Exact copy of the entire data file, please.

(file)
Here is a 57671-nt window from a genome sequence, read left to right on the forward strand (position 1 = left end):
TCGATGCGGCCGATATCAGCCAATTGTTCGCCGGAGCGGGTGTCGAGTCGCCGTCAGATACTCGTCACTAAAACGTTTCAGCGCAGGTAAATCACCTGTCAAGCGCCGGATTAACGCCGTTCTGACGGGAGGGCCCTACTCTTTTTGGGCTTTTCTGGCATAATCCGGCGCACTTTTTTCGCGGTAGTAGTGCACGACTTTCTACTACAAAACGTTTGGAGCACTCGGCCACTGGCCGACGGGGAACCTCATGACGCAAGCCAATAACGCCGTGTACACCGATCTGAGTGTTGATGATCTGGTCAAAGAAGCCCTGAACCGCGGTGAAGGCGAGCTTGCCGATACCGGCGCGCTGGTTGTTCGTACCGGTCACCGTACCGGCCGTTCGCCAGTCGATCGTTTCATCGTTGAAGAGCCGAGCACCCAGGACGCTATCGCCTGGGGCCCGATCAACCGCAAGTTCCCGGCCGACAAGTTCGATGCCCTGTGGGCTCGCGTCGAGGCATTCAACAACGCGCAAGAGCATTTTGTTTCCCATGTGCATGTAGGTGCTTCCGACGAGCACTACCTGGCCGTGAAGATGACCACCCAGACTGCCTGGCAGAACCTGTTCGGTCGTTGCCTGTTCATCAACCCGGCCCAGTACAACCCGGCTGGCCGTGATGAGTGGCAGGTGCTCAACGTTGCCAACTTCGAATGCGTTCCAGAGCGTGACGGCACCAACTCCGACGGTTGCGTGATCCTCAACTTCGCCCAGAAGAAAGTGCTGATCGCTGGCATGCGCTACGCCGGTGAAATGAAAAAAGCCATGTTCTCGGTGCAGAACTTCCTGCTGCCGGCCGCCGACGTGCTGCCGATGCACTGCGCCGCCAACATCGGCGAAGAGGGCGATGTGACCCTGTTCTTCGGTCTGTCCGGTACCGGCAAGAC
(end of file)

Here is a 57671-nt window from a genome sequence, read left to right on the forward strand (position 1 = left end):
TCGATGCGGCCGATATCAGCCAATTGTTCGCCGGAGCGGGTGTCGAGTCGCCGTCAGATACTCGTCACTAAAACGTTTCAGCGCAGGTAAATCACCTGTCAAGCGCCGGATTAACGCCGTTCTGACGGGAGGGCCCTACTCTTTTTGGGCTTTTCTGGCATAATCCGGCGCACTTTTTTCGCGGTAGTAGTGCACGACTTTCTACTACAAAACGTTTGGAGCACTCGGCCACTGGCCGACGGGGAACCTCATGACGCAAGCCAATAACGCCGTGTACACCGATCTGAGTGTTGATGATCTGGTCAAAGAAGCCCTGAACCGCGGTGAAGGCGAGCTTGCCGATACCGGCGCGCTGGTTGTTCGTACCGGTCACCGTACCGGCCGTTCGCCAGTCGATCGTTTCATCGTTGAAGAGCCGAGCACCCAGGACGCTATCGCCTGGGGCCCGATCAACCGCAAGTTCCCGGCCGACAAGTTCGATGCCCTGTGGGCTCGCGTCGAGGCATTCAACAACGCGCAAGAGCATTTTGTTTCCCATGTGCATGTAGGTGCTTCCGACGAGCACTACCTGGCCGTGAAGATGACCACCCAGACTGCCTGGCAGAACCTGTTCGGTCGTTGCCTGTTCATCAACCCGGCCCAGTACAACCCGGCTGGCCGTGATGAGTGGCAGGTGCTCAACGTTGCCAACTTCGAATGCGTTCCAGAGCGTGACGGCACCAACTCCGACGGTTGCGTGATCCTCAACTTCGCCCAGAAGAAAGTGCTGATCGCTGGCATGCGCTACGCCGGTGAAATGAAAAAAGCCATGTTCTCGGTGCAGAACTTCCTGCTGCCGGCCGCCGACGTGCTGCCGATGCACTGCGCCGCCAACATCGGCGAAGAGGGCGATGTGACCCTGTTCTTCGGTCTGTCCGGTACCGGCAAGAC